This problem is a special case of the traceability conjecture for oriented graphs.

For more information on this conjecture see the paper: "Progress on the Traceability Conjecture for Oriented Graphs" at http://www.dmtcs.org/dmtcs-ojs/index.php/dmtcs/article/view/965 or "Traceability of k-traceable oriented graphs" at http://www.sciencedirect.com/science/article/pii/S0012365X09006438.

A graph is oriented if each edge has only one direction. A graph is traceable if it contains a Hamiltonian path. A graph is $k$-traceable if each of its subgraphs of order $k$ is traceable. An oriented graph is d-regular if each vertex has $d$ out-neighbours and $d$ in-neighbours.

Note that for a graph of order $2k$ to be $k$-traceable, we must have $2d \geq k+1 $, otherwise we can select $k$ non-traceable vertices by selecting any vertex $v$ and $k-1$ of its non-neighbours.

It is for example, easy to show that a $k$-traceable $d$-regular graph $G$ of order $2k-1$ is traceable: Select any vertex $v$. Partition the remaining vertices in two sets $I$ and $O$ with $k-1$ vertices each such that $I$ contains only in-neighbours and non-neighbours of $v$, and $O$ contains only out-neighbours and non-neighbours of $v$. Then the subgraph with vertices $I \cup v$ has a Hamilton path ending in $v$, and the subgraph with vertices $O \cup v$ has a Hamilton path starting with $v$, making $G$ traceable.

I am sure there must be a clever trick somewhere to show the special case for order $2k$ is also true.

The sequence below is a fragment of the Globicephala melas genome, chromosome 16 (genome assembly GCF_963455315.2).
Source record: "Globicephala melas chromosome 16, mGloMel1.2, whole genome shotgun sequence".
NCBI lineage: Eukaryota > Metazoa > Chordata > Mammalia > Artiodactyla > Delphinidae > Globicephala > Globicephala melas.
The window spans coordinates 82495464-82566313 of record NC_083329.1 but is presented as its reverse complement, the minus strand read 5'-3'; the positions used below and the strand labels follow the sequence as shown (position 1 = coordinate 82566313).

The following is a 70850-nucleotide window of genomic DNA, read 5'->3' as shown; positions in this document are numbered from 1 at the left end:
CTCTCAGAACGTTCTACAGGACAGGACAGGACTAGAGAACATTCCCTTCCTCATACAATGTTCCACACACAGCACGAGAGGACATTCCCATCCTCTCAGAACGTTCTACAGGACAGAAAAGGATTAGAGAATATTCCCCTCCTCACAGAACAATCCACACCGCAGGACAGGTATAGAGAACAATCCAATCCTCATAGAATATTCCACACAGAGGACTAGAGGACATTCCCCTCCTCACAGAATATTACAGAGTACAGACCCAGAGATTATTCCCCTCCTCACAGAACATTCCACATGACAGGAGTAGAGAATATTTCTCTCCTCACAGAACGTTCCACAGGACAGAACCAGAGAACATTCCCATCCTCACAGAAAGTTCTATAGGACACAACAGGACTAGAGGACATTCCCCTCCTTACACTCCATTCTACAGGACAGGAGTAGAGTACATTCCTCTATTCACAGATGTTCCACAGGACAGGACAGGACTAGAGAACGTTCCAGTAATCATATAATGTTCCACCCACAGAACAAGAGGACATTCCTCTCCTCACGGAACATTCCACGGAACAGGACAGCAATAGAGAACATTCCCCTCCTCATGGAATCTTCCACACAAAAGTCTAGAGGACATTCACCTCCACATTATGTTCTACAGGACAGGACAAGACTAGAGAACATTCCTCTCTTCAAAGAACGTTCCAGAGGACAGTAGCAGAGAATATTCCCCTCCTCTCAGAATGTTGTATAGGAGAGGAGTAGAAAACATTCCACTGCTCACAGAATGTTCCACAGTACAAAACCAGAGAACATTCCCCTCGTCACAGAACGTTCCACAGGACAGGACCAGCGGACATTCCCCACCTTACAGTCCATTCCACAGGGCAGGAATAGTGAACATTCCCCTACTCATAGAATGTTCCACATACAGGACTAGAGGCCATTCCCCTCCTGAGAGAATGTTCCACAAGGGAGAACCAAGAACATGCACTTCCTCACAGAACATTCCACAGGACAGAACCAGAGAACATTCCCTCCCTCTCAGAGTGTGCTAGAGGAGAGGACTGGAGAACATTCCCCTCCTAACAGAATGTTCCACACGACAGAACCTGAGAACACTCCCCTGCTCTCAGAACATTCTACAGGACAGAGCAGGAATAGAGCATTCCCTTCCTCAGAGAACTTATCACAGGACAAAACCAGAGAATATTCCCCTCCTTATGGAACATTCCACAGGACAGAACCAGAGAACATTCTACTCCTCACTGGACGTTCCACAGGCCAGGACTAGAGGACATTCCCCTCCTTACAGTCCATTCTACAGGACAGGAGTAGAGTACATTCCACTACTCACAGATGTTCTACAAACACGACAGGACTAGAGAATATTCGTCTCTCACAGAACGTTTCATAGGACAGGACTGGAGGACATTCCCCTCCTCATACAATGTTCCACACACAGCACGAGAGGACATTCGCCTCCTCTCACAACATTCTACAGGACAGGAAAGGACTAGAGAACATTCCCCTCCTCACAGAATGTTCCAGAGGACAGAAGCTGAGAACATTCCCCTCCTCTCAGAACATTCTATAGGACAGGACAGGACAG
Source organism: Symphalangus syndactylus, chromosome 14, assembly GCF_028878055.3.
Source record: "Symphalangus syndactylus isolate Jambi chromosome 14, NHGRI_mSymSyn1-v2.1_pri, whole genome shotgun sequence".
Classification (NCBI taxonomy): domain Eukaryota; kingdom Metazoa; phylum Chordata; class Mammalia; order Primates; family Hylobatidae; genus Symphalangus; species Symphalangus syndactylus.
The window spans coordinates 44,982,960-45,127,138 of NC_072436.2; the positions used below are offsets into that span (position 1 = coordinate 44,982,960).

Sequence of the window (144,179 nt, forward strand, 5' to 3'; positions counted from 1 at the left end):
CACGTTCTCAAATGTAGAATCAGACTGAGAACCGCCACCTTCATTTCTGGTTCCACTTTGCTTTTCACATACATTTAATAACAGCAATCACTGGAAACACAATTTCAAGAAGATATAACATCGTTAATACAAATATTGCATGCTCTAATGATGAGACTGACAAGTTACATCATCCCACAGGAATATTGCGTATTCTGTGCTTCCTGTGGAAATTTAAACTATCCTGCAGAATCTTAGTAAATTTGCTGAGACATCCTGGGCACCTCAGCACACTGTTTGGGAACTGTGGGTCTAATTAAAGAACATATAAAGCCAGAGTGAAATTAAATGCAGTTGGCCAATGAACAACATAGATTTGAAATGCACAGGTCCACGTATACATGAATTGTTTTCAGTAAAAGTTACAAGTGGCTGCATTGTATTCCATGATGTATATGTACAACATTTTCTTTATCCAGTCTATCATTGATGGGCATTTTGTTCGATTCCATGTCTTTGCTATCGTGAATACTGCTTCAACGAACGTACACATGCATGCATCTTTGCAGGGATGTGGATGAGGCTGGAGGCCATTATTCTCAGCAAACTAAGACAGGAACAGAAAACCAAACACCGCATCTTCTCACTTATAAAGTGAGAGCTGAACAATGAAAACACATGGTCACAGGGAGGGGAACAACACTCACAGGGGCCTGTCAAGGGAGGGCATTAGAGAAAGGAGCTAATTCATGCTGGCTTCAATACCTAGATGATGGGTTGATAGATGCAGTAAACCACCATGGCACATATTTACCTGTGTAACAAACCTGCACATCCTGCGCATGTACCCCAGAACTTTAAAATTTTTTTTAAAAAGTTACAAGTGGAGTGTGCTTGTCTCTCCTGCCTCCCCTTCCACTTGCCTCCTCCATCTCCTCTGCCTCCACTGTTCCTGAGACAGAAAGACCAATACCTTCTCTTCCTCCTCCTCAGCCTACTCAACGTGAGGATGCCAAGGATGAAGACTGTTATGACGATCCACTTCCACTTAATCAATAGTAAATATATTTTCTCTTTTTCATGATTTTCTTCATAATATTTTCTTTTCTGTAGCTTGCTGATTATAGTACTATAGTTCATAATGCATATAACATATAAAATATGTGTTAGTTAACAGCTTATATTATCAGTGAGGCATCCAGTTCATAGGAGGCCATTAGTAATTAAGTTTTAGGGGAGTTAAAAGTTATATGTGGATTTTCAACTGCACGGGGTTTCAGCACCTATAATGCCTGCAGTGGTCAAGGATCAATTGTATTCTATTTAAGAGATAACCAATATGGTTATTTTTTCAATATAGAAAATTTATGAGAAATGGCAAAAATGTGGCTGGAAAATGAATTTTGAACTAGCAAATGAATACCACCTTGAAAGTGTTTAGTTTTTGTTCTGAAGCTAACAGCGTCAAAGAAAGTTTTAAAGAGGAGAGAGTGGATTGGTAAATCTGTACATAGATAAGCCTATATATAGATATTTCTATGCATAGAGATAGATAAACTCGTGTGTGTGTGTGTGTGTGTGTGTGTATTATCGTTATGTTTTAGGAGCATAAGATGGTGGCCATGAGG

• $\begingroup$ One way to try and solve this problem is to list all the properties a counter-example would have, and try to see if there are some contradiction. So, suppose $G$ is a non-traceable $k$-traceable $d$-regular oriented graph of order $2k$, then $G$ has the following properties: P1: $G$ is non-traceable. P2: $G$ is $k$-traceable. P3 $2d \geq k+1 $. **P4:** $G$ is $(2k-1)$-traceable. P5: $G$ is $(2k-2)$-traceable. P6: For every arc $ab$, there exist a vertex $w$, such that $aw$ and $wb$ are arcs. $\endgroup$ – Alewyn Burger Oct 3 '12 at 10:13
  • $\begingroup$ It is amazing to think there are 2k choose k ways to split the graph, and for EACH of those splits, both halves have a Hamilton path. How can the whole graph NOT have a Hamilton path? $\endgroup$ – Alewyn Burger Oct 5 '12 at 7:30

Your Answer

By clicking “Post Your Answer”, you agree to our terms of service, privacy policy and cookie policy

Browse other questions tagged or ask your own question.